Singing Detective (1986) is a six-part serial by one of British
television's great experimental dramatists, Dennis Potter. Produced
for the BBC by Kenith Trodd and directed by Jon Amiel, it revolves
around the personal entanglements--real, remembered, and imagined--of
the thriller author, Philip Marlow (played by Michael Gambon), who
is suffering from acute psoriasis and from the side-effects associated
with its treatment. The result is a complex, multi-layered text
which weaves together, in heightened, anti-realist form, the varied
interests and themes of the detective thriller, the hospital drama,
the musical and the autobiography.
first level of narrative centres on Marlow in his hospital bed.
Set in the present, this narrative includes his fantasies and hallucinations.
The second narrative is played out in Marlow's mind as he mentally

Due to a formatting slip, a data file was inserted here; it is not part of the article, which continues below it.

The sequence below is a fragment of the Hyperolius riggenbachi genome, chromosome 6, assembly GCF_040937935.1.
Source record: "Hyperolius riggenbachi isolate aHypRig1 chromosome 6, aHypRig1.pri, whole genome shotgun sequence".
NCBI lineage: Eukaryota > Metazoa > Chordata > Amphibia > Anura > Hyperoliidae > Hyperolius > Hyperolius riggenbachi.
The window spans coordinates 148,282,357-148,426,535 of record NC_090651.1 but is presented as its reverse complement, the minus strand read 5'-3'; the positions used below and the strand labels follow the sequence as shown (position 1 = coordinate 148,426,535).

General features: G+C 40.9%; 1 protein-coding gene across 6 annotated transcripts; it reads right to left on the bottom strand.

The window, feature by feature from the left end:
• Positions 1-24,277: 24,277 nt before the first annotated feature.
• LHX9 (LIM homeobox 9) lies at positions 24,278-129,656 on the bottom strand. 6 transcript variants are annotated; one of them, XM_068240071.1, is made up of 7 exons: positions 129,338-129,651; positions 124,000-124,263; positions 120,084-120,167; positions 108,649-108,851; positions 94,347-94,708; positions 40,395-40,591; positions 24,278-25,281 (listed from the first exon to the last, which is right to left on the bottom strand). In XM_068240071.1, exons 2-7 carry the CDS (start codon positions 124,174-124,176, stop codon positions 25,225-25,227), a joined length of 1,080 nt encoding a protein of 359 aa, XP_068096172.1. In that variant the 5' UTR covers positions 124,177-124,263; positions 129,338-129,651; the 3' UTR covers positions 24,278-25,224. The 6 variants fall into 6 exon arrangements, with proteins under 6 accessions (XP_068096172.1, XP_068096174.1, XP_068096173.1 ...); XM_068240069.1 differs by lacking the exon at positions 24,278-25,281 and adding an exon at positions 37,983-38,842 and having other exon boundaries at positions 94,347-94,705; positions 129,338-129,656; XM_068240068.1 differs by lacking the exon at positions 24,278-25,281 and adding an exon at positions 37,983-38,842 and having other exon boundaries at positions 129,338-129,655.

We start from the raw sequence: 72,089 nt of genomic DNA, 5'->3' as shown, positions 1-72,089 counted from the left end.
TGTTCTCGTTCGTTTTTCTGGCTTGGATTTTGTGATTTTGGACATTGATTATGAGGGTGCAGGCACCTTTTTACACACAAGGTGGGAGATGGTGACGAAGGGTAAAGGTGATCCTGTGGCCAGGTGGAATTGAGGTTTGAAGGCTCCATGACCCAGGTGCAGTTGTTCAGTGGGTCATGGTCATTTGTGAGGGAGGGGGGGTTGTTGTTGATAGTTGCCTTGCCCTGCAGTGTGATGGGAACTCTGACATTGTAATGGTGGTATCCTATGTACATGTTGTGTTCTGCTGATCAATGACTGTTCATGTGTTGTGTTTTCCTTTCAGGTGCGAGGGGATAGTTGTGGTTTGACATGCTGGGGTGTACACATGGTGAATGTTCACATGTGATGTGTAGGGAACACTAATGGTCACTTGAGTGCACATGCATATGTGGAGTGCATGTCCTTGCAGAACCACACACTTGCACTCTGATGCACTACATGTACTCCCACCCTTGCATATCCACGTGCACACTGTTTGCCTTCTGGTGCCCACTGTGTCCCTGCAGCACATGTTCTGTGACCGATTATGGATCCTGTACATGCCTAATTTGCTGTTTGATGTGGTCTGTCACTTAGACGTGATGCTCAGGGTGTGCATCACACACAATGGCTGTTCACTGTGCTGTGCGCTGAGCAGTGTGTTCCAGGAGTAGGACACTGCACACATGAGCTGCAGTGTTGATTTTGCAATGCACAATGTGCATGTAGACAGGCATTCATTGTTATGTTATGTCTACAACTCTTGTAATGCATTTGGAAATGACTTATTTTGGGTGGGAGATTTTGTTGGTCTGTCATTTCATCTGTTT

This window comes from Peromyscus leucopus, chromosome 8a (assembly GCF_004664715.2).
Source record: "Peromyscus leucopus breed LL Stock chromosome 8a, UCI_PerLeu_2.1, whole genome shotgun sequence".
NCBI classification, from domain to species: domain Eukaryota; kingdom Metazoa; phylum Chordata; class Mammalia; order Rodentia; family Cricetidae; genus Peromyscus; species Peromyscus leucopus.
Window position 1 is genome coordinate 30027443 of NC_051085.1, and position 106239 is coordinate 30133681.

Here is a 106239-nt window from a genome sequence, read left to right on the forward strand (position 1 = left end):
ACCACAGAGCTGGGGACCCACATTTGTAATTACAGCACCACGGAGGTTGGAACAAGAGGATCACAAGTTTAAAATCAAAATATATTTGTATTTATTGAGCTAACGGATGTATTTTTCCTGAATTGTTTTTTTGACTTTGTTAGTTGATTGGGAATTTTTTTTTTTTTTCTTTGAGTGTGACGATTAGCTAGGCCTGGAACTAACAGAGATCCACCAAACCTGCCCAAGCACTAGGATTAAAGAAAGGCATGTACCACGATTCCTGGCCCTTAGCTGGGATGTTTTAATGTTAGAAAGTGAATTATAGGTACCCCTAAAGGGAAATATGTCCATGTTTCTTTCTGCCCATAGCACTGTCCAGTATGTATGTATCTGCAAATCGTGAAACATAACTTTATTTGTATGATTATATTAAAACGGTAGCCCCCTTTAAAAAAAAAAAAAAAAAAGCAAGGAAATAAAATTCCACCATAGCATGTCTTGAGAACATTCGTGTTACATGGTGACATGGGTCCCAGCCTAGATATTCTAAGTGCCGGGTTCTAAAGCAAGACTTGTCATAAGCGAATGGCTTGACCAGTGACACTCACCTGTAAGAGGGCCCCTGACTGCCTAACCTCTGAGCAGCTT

re-writes his story The Singing Detective, with himself as hero,
set in 1945. The third narrative, also set in 1945, consists of
memories from his childhood as a nine-year-old boy in the Forest
of Dean and in London, told through a series of flashbacks. The
fourth area of narrative involves Marlow's fantasy about a conspiracy
between his wife, Nicola, and a supposed lover, set in the present.
are obvious parallels between the story and Potter's own personal
history. Like Marlow, Potter was born and brought up in the Forest
of Dean at about the same time as Philip was a wartime evacuee,
and like Philip he stayed in Hammersmith with relations who had
difficulty with his strong Gloucestershire accent. Two key incidents
in The Singing Detective are based on real-life incidents in childhood--his
mother, a pub pianist, being kissed by a man, and Potter's writing
a four-letter word on the blackboard when his precocious facility
as a young writer made him unpopular with other schoolchildren.
serial is explicitly concerned with psychoanalysis: the spectator
is constructed both as detective and as psychoanalyst in a drama
which Potter saw as "a detective story about how you find out about